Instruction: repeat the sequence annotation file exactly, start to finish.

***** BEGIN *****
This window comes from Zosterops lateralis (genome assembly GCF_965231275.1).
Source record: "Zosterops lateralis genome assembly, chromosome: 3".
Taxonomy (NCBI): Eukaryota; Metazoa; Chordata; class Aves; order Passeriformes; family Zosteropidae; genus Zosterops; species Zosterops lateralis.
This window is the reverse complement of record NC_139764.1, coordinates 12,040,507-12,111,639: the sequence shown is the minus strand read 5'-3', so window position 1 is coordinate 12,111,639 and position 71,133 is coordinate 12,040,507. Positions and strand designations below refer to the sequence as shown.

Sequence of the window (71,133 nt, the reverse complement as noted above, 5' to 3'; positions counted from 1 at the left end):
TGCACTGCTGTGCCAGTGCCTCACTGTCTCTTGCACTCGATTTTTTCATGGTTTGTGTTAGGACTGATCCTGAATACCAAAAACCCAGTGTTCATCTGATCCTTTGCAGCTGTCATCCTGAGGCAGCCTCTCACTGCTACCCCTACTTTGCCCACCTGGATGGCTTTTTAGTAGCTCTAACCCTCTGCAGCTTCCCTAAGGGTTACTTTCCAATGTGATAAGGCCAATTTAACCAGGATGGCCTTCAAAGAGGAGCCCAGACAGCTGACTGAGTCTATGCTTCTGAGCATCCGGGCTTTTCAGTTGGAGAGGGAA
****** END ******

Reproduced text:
This window comes from Zosterops lateralis (genome assembly GCF_965231275.1).
Source record: "Zosterops lateralis genome assembly, chromosome: 3".
Taxonomy (NCBI): Eukaryota; Metazoa; Chordata; class Aves; order Passeriformes; family Zosteropidae; genus Zosterops; species Zosterops lateralis.
This window is the reverse complement of record NC_139764.1, coordinates 12,040,507-12,111,639: the sequence shown is the minus strand read 5'-3', so window position 1 is coordinate 12,111,639 and position 71,133 is coordinate 12,040,507. Positions and strand designations below refer to the sequence as shown.

Sequence of the window (71,133 nt, the reverse complement as noted above, 5' to 3'; positions counted from 1 at the left end):
TGCACTGCTGTGCCAGTGCCTCACTGTCTCTTGCACTCGATTTTTTCATGGTTTGTGTTAGGACTGATCCTGAATACCAAAAACCCAGTGTTCATCTGATCCTTTGCAGCTGTCATCCTGAGGCAGCCTCTCACTGCTACCCCTACTTTGCCCACCTGGATGGCTTTTTAGTAGCTCTAACCCTCTGCAGCTTCCCTAAGGGTTACTTTCCAATGTGATAAGGCCAATTTAACCAGGATGGCCTTCAAAGAGGAGCCCAGACAGCTGACTGAGTCTATGCTTCTGAGCATCCGGGCTTTTCAGTTGGAGAGGGAA